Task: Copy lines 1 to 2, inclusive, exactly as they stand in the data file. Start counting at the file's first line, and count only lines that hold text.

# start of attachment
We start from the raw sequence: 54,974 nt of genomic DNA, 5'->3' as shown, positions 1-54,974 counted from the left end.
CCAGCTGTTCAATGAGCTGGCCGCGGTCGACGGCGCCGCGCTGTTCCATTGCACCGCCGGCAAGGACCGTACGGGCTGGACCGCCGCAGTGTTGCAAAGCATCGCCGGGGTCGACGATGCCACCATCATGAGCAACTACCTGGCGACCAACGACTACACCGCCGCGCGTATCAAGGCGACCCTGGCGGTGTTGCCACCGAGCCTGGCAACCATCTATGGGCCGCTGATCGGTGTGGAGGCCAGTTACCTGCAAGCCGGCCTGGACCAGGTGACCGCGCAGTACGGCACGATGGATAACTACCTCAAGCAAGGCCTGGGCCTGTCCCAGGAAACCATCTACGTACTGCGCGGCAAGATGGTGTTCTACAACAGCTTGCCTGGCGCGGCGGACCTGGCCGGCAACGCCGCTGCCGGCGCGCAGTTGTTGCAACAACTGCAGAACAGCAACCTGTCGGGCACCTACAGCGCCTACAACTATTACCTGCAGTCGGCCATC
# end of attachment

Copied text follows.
We start from the raw sequence: 54,974 nt of genomic DNA, 5'->3' as shown, positions 1-54,974 counted from the left end.
CCAGCTGTTCAATGAGCTGGCCGCGGTCGACGGCGCCGCGCTGTTCCATTGCACCGCCGGCAAGGACCGTACGGGCTGGACCGCCGCAGTGTTGCAAAGCATCGCCGGGGTCGACGATGCCACCATCATGAGCAACTACCTGGCGACCAACGACTACACCGCCGCGCGTATCAAGGCGACCCTGGCGGTGTTGCCACCGAGCCTGGCAACCATCTATGGGCCGCTGATCGGTGTGGAGGCCAGTTACCTGCAAGCCGGCCTGGACCAGGTGACCGCGCAGTACGGCACGATGGATAACTACCTCAAGCAAGGCCTGGGCCTGTCCCAGGAAACCATCTACGTACTGCGCGGCAAGATGGTGTTCTACAACAGCTTGCCTGGCGCGGCGGACCTGGCCGGCAACGCCGCTGCCGGCGCGCAGTTGTTGCAACAACTGCAGAACAGCAACCTGTCGGGCACCTACAGCGCCTACAACTATTACCTGCAGTCGGCCATC